The Yankee Years

I just finished reading Joe Torre and Tom Verducci’s The Yankee Years, and I’d definitely recommend it.  An excellent, well-written, engaging, and insightful book, not without its faults, The Yankee Years is unlikely to break new ground for many fans who assiduously followed the team throughout Torre’s amazing tenure.  It adheres to the narrative of rise, greatness, and decline that we all know painfully well.

What the book does very well is several things.  At its most basic level, it lends Torre’s words and thoughts to many games, scenarios, confrontations and dealings with the dysfunctional Yankees front office, and dealings with players throughout his twelve years at the helm.  It breaks significant ground by including many of Torre’s views of his players, primarily the stars who filtered in and out of the team, and more so as the team struggled in vain to regain its greatness from 1996-2000.  Not to be overlooked, the book offers a cogent argument into more than the shortcomings in performance that befell the team for the majority of Torre’s tenure, but indeed the fissures that developed into chasms in the philosophical, mental approach the 1996-2000 teams and their players had perfected.  Impressively, a few chapters take a step back from the immediacy of Torre’s and the Yankees’ experiences to situate their decline and recent playoff malaise into larger milieus, such as the prevalence of steroids, the innovative statistical information networks and changing financial structures that gave rise to new rivals percolating in baseball, and the team’s own grappling with these phenomena as, in the book’s argument, the Yankees went from far ahead to far behind other teams in the span of several years.

[Warning: If those who have yet to read the book do not want to get its details spoiled beforehand, you might want to stop reading this lengthy review now.]

There is no question that Torre, and Verducci for that matter, hold certain players such as Jeter, Mariano, Posada, O’Neill, and Cone up with a healthy reverence.  The player who emerges from the book with as lofty a persona, in addition to Jeter and Mariano, is Cone, clearly defined by The Yankee Years as the spokesperson, leader, and pulse of the Yankees from 1996-2000, even as his body betrayed him from injuries and ineffectiveness in 2000.  Cone quite frankly gave everything he had to win, pitching the end of the 2000 season, including the one-batter stint in the World Series against Piazza and the Mets, with a separated left shoulder.  It was Cone who blistered the team at the beginning of the tremendous 1998 season, when the team started 1-4 and got pasted by Seattle 8-0, in a scathing locker room diatribe the day after the embarrassing loss.

Like Torre, Cone was angered by what he saw the previous night.  He watched Seattle designated hitter Edgar Martinez, batting in the eighth inning with a 4-0 lead, take a huge hack on a 3-and-0 pitch from reliever Mike Buddie–five innings after [Jamie] Moyer had dusted [Paul] O’Neill with a pitch.  Cone knew some position players were grumbling after the game that [Andy] Pettite, the Yankees starter, did not retaliate for Moyer’s message pitch, a problem Cone calls “a brewing situation in the clubhouse  between pitchers and hitters that can really cause divisiveness in the clubhouse–a hot-button issue I’ve seen over the years.”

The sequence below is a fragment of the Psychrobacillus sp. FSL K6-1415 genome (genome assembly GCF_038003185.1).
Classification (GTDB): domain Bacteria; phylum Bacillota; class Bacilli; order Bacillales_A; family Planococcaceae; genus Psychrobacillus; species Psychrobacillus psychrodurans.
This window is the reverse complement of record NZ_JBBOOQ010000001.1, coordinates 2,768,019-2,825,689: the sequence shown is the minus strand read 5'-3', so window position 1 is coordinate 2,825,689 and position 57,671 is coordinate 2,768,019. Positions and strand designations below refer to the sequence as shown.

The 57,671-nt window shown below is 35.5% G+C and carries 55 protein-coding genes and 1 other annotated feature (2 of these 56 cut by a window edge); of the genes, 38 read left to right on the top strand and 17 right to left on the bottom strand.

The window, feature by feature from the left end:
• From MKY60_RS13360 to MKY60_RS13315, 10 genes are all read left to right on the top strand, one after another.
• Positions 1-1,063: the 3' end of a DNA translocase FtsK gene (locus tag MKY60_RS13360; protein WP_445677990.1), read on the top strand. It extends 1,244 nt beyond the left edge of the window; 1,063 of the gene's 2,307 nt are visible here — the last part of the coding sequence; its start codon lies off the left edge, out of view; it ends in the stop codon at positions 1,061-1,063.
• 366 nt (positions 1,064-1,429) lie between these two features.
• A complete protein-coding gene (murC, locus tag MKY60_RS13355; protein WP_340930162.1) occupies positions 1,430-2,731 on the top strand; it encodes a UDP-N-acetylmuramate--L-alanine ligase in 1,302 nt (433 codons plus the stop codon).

“Listen, everybody knows Andy’s a gamer, but the hitters need to know we’re going to protect them.  We’ve got to get the emotion going here.  We’ve got to look across the way and find something in our opponent we don’t like.  That team took us out in the ’95 playoffs.  I hate this place, the Kingdome.  I left half my arm out on that mound!  I left a vein out on that mound in ’95, and it pisses me off to see these guys walk all over us and us have no pride being the Yankees!”

Cone looked at Tino Martinez, the former Mariner who played on that ’95 Seattle team that knocked off the Yankees. “No offense, Tino,” Cone said.  “You’re over here now, but I f*&%ing hate those guys.  I hate this place.  If you want to find some motivation here, that’s part of it.  It’s also Edgar swinging 3-and-0 trying to take us deep.  They’re sticking it in our face! And there’s only one way to react to that.” (Yankee Years, 43-44.)

That night, the Yankees blistered Seattle 13-7, leading by 11-1 in the fourth inning.  After that, the rest of baseball watched the Yankees as the languid field did Secretariat in the 1973 Belmont Stakes–from way behind, looking at their backside from farther and farther away. Cone would talk people into battle, and did so for that team, setting a win-at-all-costs tone that other leaders such as O’Neill, Tino, Posada, Jeter, Strawberry, Bernie, Pettite, Clemens, and others shared over the years.  From the book, I get that same impression from Tino, although he was someone who, according to Torre, needed to be told how important to the team he was.  Tino was notoriously tough on himself, and Torre would have to call him into his office to discuss things.